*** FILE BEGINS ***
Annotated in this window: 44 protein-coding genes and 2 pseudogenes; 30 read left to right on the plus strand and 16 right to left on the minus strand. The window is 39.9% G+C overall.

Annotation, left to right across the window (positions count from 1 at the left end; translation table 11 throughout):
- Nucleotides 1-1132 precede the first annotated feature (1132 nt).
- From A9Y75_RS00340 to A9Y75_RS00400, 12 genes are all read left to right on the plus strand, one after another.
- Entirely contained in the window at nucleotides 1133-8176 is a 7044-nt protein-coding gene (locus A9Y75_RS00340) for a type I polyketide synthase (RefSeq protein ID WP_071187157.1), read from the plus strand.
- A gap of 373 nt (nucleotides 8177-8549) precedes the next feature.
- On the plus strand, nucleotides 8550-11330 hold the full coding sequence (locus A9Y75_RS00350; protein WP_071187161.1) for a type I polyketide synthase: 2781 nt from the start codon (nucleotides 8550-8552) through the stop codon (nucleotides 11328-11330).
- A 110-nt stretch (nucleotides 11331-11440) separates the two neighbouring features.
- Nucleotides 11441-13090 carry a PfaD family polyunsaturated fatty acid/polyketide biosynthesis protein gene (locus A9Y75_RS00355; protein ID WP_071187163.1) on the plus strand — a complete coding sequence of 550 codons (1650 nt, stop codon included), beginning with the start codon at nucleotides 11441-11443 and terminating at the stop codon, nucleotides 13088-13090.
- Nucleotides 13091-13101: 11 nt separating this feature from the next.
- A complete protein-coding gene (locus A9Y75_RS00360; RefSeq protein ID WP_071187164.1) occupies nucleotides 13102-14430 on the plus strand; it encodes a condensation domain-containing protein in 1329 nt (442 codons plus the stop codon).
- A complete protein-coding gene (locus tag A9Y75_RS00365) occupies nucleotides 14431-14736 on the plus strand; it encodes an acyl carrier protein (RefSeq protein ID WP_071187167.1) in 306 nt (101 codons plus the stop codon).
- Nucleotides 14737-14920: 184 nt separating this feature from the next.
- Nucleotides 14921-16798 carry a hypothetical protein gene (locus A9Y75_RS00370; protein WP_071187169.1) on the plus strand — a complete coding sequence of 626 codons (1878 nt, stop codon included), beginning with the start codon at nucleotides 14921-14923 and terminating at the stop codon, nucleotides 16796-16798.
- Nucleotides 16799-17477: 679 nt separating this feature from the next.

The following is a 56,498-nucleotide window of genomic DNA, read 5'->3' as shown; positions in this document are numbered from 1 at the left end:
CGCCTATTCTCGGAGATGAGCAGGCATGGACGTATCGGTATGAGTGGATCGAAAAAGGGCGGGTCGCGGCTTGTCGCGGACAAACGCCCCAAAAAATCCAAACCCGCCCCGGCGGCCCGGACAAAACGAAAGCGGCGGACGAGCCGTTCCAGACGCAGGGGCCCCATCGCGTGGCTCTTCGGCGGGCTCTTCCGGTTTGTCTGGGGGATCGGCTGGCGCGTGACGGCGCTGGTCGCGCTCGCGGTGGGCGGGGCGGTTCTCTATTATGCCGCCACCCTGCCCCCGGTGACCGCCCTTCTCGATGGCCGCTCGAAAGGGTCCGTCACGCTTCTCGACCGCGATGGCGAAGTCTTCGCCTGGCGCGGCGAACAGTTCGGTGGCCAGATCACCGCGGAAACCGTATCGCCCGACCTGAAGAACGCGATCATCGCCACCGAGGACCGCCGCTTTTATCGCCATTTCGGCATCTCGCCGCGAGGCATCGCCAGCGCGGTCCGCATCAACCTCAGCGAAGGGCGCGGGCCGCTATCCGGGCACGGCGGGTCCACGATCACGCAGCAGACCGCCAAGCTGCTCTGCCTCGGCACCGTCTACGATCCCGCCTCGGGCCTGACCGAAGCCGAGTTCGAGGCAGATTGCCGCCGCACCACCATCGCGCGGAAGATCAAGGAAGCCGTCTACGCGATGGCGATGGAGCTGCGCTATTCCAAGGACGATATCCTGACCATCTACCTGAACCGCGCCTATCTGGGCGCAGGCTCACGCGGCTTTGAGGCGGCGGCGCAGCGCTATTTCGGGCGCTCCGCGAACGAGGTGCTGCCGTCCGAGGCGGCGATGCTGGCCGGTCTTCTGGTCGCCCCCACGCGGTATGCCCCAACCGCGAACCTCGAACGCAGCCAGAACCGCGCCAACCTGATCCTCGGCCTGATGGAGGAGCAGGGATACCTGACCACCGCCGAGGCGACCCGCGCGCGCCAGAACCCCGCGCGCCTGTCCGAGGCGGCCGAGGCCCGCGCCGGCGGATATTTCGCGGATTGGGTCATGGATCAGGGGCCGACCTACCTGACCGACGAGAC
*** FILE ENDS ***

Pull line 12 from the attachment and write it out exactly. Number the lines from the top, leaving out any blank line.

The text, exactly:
- A complete protein-coding gene (locus tag A9Y75_RS00365) occupies nucleotides 14431-14736 on the plus strand; it encodes an acyl carrier protein (RefSeq protein ID WP_071187167.1) in 306 nt (101 codons plus the stop codon).